Leonardo Drew was born in 1961 in Tallahassee, Florida, and he grew up in Bridgeport, Connecticut. Drew seemed bound to work as a professional artist from a young age; his works were exhibited publically for the first time when he was only 13 years old. By the age of 15 he was being courted by both DC and Marvel Comics to work as an illustrator. However, Drew would apply his talents to a very different artistic path. He became inspired by abstract works, especially those of Jackson Pollock and Piet Mondrian. Drew went on to attend the Parsons School of Design in New York, and he earned a BFA from Cooper Union in 1985.Read More
Drew’s works are always sculptural, although he tends to avoid making freestanding pieces. Instead, he will often mount objects onto panels or directly to the wall, which can be seen as a nod to his beginnings as a painter and draftsman. His seminal work “Number 8” features rope, animal hide, raccoon skull, and even a dead bird that all hang together, all painted black, creating a deep, dark, and brooding sculptural take on Pollock’s all-over drip painting.
Rooted in historical evidence, Leonardo Drew’s abstract sculptural compositions are emotionally charged reflections on the cyclical nature of existence—from the eroded fibres of human industry and the urban tide of development to the awareness of ourselves as part of the fabric of a larger universe and a connection to all things. The work reflects the universality of existence and the interconnectivity of all beings to one another. It illustrates these relationships through a combination of the visceral qualities of the materials with the abstract sculptural forms the pieces make up. These cosmological frameworks are meant to mirror the organic reality of existence and reveal the resonance of life and humanity.
Leonardo Drew’s work has been exhibited across the USA and internationally. Major solo exhibitions include Vigo Gallery, London, UK (2015); Anthony Meier Fine Arts, San Francisco, USA (2014); Selected Works, SCAD Museum of Art at the Savannah College of Art and Design, Savannah, GA, USA (2013); Existed: Leonardo Drew, Blaffer Gallery, Art Museum of the University of Houston, Houston, USA (2009); Palazzo Delle Papesse, Centro Arte Contemporanea, Siena, Italy (2006); Hirshhorn Museum and Sculpture Garden, Smithsonian Institution, Washington, DC, USA (2000); The Bronx Museum of the Arts, Bronx, NY, USA (2000); and Museum of Contemporary Art, San Diego, CA, USA (1995).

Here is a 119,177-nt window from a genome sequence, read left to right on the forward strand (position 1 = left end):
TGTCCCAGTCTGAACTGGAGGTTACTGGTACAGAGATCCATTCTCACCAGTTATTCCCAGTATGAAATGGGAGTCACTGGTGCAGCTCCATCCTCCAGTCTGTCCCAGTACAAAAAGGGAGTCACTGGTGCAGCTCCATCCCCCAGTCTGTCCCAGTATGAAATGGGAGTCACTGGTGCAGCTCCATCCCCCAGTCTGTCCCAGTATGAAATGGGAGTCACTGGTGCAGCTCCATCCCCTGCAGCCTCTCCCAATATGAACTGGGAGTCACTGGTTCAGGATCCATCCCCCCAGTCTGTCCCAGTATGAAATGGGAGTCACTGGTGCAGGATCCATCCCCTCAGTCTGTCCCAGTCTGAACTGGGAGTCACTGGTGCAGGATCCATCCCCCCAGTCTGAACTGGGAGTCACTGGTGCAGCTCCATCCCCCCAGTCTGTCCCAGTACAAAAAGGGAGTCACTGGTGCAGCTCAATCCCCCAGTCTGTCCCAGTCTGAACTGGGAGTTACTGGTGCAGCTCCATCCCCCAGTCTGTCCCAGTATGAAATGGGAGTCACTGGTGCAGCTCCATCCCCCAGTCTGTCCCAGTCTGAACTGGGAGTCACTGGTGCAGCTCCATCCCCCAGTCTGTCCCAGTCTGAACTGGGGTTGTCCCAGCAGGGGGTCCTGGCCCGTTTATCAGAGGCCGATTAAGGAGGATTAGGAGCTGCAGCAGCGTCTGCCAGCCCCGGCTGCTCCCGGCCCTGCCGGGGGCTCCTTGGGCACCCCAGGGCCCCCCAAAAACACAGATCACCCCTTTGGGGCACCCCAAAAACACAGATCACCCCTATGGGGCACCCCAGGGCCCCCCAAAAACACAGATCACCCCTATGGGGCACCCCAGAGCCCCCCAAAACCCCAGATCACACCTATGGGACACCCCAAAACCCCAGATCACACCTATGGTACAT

Recent major group exhibitions include Unsuspected Possibilities, SITE Santa Fe, New Mexico, USA (2015); Summer Group Show, Galerie Forsblom, Helsinki, Finland (2014); Material World, Denver Art Museum, Denver, CO, USA (2013); Museum of Art and Design, New York, USA (2012); From Then to Now: Masterworks of Contemporary African American Art, Museum of Contemporary Art Cleveland, OH, USA (2010); Lost and Found: Selections from the MCA Collection, Museum of Contemporary Art (MCA), Chicago, USA (2010); and Black Alphabet: Contexts of Contemporary African American Art, Zacheta National Gallery of Art, Warsaw, Poland (2006). Leonardo Drew’s works are also held internationally in public and private collections such as with the Metropolitan Museum of Art, New York, USA; the Museum of Contemporary Art, Los Angeles, USA; and the Princeton University Art Museum, Princeton, NJ, USA.
As the strength of global galleries attending has increased, the proportion of participating galleries with a base in Shanghai has decreased.
In 1988, Leonardo Drew arguably found his artistic voice with his seminal work Number 8. Using rope, animal hide, raccoon skull and a dead bird, Number 8 is a black mass of detrit
Leonardo Drew (b. 1961) considers himself an elder statesman of the art world. In his first exhibition, at age 13, he showed a larger than life painting of Captain America. His natural talent for draf
Leonardo Drew’s wooden assemblages inspire a distinctly energetic choreography. Employing the minute and the monumental as coconspirators in his visual schema, Drew facilitates an unanchored viewing e
'As you're going through, just stay loose, and digest,' Leonardo Drew tells visitors who approach him at Sikkema Jenkins & Co., where his work is currently on display. Last week during our conversation at the gallery, groups flocked to the artist, seeking elucidations. Drew was kind—always with a smile on his face, usually...
Exploring the idea of memory recollection, Paul Moorhouse, curator of 20th-century art at London’s National Portrait Gallery, drew together six international artists for Structures of Recollection: Contemporary Approaches to Materials and Memory, currently showing at Pearl Lam Galleries in Hong Kong. Moorhouse’s curatorial...
'In this episode of the Viewpoints podcast, we'll hear from artist [Leonardo Drew ]and curator Larry Ossei-Mensah, two link-minded voices in contemporary art,' says Mary Sabbatino, Vice President